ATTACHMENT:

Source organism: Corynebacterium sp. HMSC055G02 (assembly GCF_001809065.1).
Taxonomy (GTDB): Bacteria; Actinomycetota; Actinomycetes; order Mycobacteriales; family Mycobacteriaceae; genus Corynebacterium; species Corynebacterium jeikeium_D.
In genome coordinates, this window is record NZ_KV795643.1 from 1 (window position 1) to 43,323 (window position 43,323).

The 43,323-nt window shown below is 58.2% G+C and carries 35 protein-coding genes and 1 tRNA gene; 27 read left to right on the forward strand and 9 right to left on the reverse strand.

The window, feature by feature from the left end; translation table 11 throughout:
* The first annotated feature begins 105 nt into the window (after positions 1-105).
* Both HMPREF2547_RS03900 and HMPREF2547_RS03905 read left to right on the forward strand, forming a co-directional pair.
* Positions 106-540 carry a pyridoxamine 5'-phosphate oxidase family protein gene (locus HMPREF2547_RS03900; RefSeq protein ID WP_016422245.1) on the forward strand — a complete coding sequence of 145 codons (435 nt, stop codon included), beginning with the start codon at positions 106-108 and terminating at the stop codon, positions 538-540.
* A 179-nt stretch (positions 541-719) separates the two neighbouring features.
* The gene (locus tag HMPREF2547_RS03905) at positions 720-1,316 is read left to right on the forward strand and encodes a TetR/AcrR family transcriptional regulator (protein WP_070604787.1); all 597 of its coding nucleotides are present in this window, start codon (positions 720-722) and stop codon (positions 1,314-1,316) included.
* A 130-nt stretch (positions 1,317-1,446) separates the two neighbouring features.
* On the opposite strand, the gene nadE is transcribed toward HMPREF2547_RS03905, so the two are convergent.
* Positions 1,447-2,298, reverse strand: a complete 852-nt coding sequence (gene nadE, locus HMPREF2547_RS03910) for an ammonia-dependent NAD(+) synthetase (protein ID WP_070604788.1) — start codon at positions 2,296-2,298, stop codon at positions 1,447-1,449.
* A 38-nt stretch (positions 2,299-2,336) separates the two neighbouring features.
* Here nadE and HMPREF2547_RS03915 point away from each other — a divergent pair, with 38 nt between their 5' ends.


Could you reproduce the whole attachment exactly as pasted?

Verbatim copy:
Source organism: Corynebacterium sp. HMSC055G02 (assembly GCF_001809065.1).
Taxonomy (GTDB): Bacteria; Actinomycetota; Actinomycetes; order Mycobacteriales; family Mycobacteriaceae; genus Corynebacterium; species Corynebacterium jeikeium_D.
In genome coordinates, this window is record NZ_KV795643.1 from 1 (window position 1) to 43,323 (window position 43,323).

The 43,323-nt window shown below is 58.2% G+C and carries 35 protein-coding genes and 1 tRNA gene; 27 read left to right on the forward strand and 9 right to left on the reverse strand.

The window, feature by feature from the left end; translation table 11 throughout:
* The first annotated feature begins 105 nt into the window (after positions 1-105).
* Both HMPREF2547_RS03900 and HMPREF2547_RS03905 read left to right on the forward strand, forming a co-directional pair.
* Positions 106-540 carry a pyridoxamine 5'-phosphate oxidase family protein gene (locus HMPREF2547_RS03900; RefSeq protein ID WP_016422245.1) on the forward strand — a complete coding sequence of 145 codons (435 nt, stop codon included), beginning with the start codon at positions 106-108 and terminating at the stop codon, positions 538-540.
* A 179-nt stretch (positions 541-719) separates the two neighbouring features.
* The gene (locus tag HMPREF2547_RS03905) at positions 720-1,316 is read left to right on the forward strand and encodes a TetR/AcrR family transcriptional regulator (protein WP_070604787.1); all 597 of its coding nucleotides are present in this window, start codon (positions 720-722) and stop codon (positions 1,314-1,316) included.
* A 130-nt stretch (positions 1,317-1,446) separates the two neighbouring features.
* On the opposite strand, the gene nadE is transcribed toward HMPREF2547_RS03905, so the two are convergent.
* Positions 1,447-2,298, reverse strand: a complete 852-nt coding sequence (gene nadE, locus HMPREF2547_RS03910) for an ammonia-dependent NAD(+) synthetase (protein ID WP_070604788.1) — start codon at positions 2,296-2,298, stop codon at positions 1,447-1,449.
* A 38-nt stretch (positions 2,299-2,336) separates the two neighbouring features.
* Here nadE and HMPREF2547_RS03915 point away from each other — a divergent pair, with 38 nt between their 5' ends.